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Postby Repatriate » Mon Oct 04, 2010 5:28 pm

ladislav wrote:It is what the Russians , China's neighbor wrote in their Encyclopedia. The Russians are "Europeans" to the Chinese. I wonder what the more Westward Europeans wrote about the Chinese.
I wonder what the Chinese write about the Russians.

The French..Voltaire specifically had pretty good things to say about China back in the 18th century. The french did have a fascination with the art, philosophy, and culture. It pretty much became unfashionable once militarism and the concepts of ethnocentric colonialism came into practice. Once most of europe in the industrial age realized how far the lead was militarily and socially.. started to look down at the backwardness of others.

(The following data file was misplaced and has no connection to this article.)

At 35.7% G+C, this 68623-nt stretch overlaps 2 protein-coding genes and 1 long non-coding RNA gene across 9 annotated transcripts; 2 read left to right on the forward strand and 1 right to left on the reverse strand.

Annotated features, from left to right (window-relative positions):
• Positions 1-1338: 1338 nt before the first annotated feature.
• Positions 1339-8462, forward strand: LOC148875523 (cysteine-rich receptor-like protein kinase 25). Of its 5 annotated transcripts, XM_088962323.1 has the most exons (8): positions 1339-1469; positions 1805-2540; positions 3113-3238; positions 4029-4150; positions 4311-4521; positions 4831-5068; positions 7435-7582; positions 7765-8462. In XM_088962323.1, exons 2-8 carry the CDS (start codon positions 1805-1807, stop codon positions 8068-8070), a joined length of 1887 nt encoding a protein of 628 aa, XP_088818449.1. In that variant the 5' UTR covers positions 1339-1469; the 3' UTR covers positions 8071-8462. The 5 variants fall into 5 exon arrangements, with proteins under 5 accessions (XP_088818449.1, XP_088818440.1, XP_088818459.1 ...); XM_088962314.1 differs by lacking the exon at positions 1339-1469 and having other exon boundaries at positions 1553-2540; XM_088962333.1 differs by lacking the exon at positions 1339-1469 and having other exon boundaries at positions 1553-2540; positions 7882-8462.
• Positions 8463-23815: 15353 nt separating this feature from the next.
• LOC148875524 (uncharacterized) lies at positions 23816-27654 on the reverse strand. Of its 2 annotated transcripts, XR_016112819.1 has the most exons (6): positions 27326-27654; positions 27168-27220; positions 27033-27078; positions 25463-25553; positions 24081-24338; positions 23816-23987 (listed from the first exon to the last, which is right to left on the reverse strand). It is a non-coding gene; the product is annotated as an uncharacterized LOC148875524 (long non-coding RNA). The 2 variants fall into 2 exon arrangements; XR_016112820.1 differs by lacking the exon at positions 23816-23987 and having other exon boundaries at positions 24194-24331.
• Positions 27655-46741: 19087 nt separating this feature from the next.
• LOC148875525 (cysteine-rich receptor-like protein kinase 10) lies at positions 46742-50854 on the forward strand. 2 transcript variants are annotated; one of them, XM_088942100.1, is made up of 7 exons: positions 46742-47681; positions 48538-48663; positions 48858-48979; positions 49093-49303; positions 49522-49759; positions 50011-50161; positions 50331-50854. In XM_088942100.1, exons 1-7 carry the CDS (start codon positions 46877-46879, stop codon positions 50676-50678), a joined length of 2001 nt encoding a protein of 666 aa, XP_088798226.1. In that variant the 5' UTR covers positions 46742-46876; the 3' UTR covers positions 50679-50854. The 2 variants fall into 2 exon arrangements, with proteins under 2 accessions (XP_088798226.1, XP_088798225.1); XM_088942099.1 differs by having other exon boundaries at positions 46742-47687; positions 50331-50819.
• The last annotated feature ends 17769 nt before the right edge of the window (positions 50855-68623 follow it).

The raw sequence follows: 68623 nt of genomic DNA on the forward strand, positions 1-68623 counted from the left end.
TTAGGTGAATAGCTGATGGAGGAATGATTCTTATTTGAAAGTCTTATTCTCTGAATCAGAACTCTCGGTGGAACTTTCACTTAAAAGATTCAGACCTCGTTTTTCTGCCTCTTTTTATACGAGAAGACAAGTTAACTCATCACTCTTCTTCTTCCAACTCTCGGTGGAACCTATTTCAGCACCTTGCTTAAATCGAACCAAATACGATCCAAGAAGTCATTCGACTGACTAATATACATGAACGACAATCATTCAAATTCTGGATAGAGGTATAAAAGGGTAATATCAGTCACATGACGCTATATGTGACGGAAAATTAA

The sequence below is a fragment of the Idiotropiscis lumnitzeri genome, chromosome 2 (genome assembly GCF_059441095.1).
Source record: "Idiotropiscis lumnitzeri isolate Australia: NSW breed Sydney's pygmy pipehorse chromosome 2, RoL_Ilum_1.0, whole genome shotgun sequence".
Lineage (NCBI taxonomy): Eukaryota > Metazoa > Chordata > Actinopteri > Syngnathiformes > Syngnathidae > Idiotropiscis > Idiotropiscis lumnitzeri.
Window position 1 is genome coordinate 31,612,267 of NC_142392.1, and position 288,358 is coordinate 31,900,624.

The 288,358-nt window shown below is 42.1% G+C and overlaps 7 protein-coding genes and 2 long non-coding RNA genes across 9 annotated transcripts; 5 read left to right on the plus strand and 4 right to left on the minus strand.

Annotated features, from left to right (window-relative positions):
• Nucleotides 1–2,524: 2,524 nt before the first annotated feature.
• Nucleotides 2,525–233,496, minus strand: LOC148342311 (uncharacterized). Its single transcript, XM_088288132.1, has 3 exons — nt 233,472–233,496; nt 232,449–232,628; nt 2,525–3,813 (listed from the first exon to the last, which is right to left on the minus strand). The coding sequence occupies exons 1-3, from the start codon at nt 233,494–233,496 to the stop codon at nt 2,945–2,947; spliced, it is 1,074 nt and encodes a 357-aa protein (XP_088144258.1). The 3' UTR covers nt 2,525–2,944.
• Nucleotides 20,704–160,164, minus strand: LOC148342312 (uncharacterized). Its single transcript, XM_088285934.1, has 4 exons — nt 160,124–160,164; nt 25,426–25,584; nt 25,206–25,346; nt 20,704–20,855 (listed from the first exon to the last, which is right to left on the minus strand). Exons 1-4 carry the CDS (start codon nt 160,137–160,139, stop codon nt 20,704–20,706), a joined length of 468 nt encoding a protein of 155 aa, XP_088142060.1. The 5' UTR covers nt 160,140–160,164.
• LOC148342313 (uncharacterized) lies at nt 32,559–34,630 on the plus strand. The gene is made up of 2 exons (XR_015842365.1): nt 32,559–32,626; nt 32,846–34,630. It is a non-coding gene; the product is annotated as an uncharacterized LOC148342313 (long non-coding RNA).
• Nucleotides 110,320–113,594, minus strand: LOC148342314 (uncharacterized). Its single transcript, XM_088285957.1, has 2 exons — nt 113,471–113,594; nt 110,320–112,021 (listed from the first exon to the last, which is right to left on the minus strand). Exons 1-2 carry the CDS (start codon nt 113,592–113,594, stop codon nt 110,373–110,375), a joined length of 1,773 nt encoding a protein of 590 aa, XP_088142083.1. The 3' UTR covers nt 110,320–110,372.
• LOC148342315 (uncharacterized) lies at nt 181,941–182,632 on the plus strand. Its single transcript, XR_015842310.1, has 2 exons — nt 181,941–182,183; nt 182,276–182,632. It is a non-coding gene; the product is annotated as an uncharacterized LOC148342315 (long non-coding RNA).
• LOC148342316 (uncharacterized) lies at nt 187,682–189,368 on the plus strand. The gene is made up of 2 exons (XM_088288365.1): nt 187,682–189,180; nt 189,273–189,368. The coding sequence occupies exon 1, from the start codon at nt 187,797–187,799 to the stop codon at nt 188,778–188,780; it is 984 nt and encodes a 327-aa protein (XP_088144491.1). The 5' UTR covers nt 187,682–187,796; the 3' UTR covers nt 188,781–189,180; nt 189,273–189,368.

Just an excerpt of some of the western European musings on Asia and development back in the day...
http://chnm.gmu.edu/revolution/d/273/

I find some of the 18th century observations to be far more profound actually.
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Postby momopi » Mon Oct 04, 2010 8:01 pm

ladislav wrote:It is what the Russians , China's neighbor wrote in their Encyclopedia. The Russians are "Europeans" to the Chinese. I wonder what the more Westward Europeans wrote about the Chinese.
I wonder what the Chinese write about the Russians.


According to the article, it was the Russian edition of a German encylopedia. More specifically, the 6th edition of Meyers Großes Konversations-Lexikon (1902-1908). The 4th edition (1885-1892) is avail online and has an extensive China section:

http://www.retrobibliothek.de/retrobib/ ... kid=100149
http://www.retrobibliothek.de/retrobib/ ... did=100157